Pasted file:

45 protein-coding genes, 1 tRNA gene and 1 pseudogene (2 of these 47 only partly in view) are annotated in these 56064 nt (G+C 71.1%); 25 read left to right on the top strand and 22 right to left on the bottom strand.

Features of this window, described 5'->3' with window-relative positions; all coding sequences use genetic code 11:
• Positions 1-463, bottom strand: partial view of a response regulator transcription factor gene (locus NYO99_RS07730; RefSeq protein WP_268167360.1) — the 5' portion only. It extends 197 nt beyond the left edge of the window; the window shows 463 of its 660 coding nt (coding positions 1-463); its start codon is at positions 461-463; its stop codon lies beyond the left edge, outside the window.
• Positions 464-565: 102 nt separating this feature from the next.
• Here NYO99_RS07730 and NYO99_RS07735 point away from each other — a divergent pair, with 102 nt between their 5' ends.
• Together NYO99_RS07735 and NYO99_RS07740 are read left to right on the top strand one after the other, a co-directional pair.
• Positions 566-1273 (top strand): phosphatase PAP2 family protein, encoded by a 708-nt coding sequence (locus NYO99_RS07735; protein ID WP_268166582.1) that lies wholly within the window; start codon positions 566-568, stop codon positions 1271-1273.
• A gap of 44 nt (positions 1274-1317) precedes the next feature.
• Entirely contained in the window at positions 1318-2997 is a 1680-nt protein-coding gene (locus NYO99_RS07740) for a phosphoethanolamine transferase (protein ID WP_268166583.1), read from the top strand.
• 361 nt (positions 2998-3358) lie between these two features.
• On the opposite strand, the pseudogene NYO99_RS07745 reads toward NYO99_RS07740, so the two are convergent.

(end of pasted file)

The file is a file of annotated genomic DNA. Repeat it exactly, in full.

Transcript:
45 protein-coding genes, 1 tRNA gene and 1 pseudogene (2 of these 47 only partly in view) are annotated in these 56064 nt (G+C 71.1%); 25 read left to right on the top strand and 22 right to left on the bottom strand.

Features of this window, described 5'->3' with window-relative positions; all coding sequences use genetic code 11:
• Positions 1-463, bottom strand: partial view of a response regulator transcription factor gene (locus NYO99_RS07730; RefSeq protein WP_268167360.1) — the 5' portion only. It extends 197 nt beyond the left edge of the window; the window shows 463 of its 660 coding nt (coding positions 1-463); its start codon is at positions 461-463; its stop codon lies beyond the left edge, outside the window.
• Positions 464-565: 102 nt separating this feature from the next.
• Here NYO99_RS07730 and NYO99_RS07735 point away from each other — a divergent pair, with 102 nt between their 5' ends.
• Together NYO99_RS07735 and NYO99_RS07740 are read left to right on the top strand one after the other, a co-directional pair.
• Positions 566-1273 (top strand): phosphatase PAP2 family protein, encoded by a 708-nt coding sequence (locus NYO99_RS07735; protein ID WP_268166582.1) that lies wholly within the window; start codon positions 566-568, stop codon positions 1271-1273.
• A gap of 44 nt (positions 1274-1317) precedes the next feature.
• Entirely contained in the window at positions 1318-2997 is a 1680-nt protein-coding gene (locus NYO99_RS07740) for a phosphoethanolamine transferase (protein ID WP_268166583.1), read from the top strand.
• 361 nt (positions 2998-3358) lie between these two features.
• On the opposite strand, the pseudogene NYO99_RS07745 reads toward NYO99_RS07740, so the two are convergent.